ISO/TC 184/WG 15 “Digital manufacturing” 

    7.5.2 Objectives and scope 

    This working group has four standards under development, which are currently [in August 2020] at the DIS (Draft International Standard) stage: 

    ISO 23247-1 "Digital Twin framework for manufacturing — Overview and general principles" 

    ISO 23247-2 "Digital Twin framework for manufacturing — Reference architecture" 

    ISO 23247-3 "Digital Twin framework for manufacturing — Digital representation of manufacturing elements" 

    ISO 23247-4 "Digital Twin framework for manufacturing — Information Exchange" 

    These standards are at a high level and do not contain data models or reference data libraries. 

    7.5.3 Structure of the model 


    7.5.4 Documentation 


    7.5.5 Maintenance and usage 


    7.6 Digital twin consortium 


    7.6.1 Defining organization 

    The website says: 

    Digital Twin Consortium is The Authority in Digital Twin.  It coalesces industry, government and academia to drive consistency in vocabulary, architecture, security and interoperability of digital twin technology. It advances the use of digital twin technology from aerospace to natural resources.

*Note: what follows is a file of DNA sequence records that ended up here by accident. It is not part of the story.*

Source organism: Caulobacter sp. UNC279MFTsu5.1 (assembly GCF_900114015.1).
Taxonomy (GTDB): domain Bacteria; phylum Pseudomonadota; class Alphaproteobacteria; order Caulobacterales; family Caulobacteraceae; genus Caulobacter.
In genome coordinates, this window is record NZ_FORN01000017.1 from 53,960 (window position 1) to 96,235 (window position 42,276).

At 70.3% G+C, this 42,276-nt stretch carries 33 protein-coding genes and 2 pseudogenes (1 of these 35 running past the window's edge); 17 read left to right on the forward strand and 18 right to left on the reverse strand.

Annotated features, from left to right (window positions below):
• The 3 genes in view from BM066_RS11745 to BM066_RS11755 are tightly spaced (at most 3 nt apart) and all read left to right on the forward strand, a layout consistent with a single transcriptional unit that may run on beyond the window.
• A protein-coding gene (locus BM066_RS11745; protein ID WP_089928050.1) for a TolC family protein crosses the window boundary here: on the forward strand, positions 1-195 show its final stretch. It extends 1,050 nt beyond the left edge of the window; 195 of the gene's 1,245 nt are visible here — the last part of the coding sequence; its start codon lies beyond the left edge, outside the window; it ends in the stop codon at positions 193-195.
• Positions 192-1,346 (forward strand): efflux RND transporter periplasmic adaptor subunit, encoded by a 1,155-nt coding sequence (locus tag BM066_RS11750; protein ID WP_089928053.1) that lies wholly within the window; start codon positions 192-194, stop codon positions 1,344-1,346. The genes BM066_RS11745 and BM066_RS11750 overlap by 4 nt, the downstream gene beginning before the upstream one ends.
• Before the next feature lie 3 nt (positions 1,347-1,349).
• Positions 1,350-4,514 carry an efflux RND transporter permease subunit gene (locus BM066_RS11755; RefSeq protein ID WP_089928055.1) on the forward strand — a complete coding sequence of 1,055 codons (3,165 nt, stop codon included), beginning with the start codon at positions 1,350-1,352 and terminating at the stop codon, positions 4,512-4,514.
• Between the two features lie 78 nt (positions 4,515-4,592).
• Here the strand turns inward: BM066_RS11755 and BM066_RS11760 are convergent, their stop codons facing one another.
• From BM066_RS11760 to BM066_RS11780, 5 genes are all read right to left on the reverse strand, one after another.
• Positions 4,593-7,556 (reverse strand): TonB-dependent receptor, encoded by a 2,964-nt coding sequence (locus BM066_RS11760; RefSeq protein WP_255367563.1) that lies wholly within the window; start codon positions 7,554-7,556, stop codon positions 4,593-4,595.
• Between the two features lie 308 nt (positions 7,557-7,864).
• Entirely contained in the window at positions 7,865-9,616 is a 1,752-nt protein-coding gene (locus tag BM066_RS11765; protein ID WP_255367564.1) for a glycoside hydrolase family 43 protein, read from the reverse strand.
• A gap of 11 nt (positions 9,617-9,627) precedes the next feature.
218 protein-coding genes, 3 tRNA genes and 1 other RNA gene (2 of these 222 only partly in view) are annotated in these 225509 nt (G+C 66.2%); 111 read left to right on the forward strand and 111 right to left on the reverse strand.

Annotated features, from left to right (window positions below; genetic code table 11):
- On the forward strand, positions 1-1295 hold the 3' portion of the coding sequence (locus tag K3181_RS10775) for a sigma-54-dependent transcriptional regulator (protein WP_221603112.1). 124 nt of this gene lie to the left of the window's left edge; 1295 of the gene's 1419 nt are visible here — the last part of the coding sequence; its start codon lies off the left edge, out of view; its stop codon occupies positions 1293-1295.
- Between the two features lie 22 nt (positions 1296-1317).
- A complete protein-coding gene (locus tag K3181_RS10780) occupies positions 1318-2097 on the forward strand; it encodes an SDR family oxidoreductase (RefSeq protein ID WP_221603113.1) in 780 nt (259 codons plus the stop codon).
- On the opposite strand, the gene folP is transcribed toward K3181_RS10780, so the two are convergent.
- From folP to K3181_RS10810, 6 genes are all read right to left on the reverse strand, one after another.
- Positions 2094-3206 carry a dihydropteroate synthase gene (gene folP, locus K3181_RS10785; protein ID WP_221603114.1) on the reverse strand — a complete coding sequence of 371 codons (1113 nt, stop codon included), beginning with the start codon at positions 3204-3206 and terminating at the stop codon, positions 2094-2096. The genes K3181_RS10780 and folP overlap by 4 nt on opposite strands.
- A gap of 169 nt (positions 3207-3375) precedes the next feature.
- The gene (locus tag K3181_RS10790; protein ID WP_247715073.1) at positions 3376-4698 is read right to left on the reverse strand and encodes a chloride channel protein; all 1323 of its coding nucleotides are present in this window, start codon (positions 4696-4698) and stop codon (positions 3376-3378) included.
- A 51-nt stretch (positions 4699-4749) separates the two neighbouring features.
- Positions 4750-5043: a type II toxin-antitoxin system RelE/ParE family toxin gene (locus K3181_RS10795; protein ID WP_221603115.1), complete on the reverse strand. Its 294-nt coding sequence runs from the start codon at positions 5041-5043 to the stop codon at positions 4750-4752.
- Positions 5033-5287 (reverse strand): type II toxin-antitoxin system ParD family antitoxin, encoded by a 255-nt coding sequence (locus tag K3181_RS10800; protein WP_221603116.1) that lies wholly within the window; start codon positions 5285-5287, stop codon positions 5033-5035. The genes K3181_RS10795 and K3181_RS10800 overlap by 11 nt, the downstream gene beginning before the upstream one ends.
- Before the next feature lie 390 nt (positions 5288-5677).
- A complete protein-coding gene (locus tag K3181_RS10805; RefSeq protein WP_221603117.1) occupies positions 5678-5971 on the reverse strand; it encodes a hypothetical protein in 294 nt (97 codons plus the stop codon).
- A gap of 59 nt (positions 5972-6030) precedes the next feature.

Digital Twin Consortium is a global ecosystem of users who are accelerating the digital twin market and demonstrating the value of digital twin technology.  Members set de facto technical guidelines and taxonomies, publish reference frameworks, develop requirements for new standards and share use cases to maximize the benefits of digital twins. 

    Digital Twin Consortium is open to any business, organization or entity with an interest in digital twins. Its global membership is committed to using digital twins throughout their operations and supply chains and capturing best practices and standards requirements for themselves and their clients. 

    The consortium has the same address as OMG.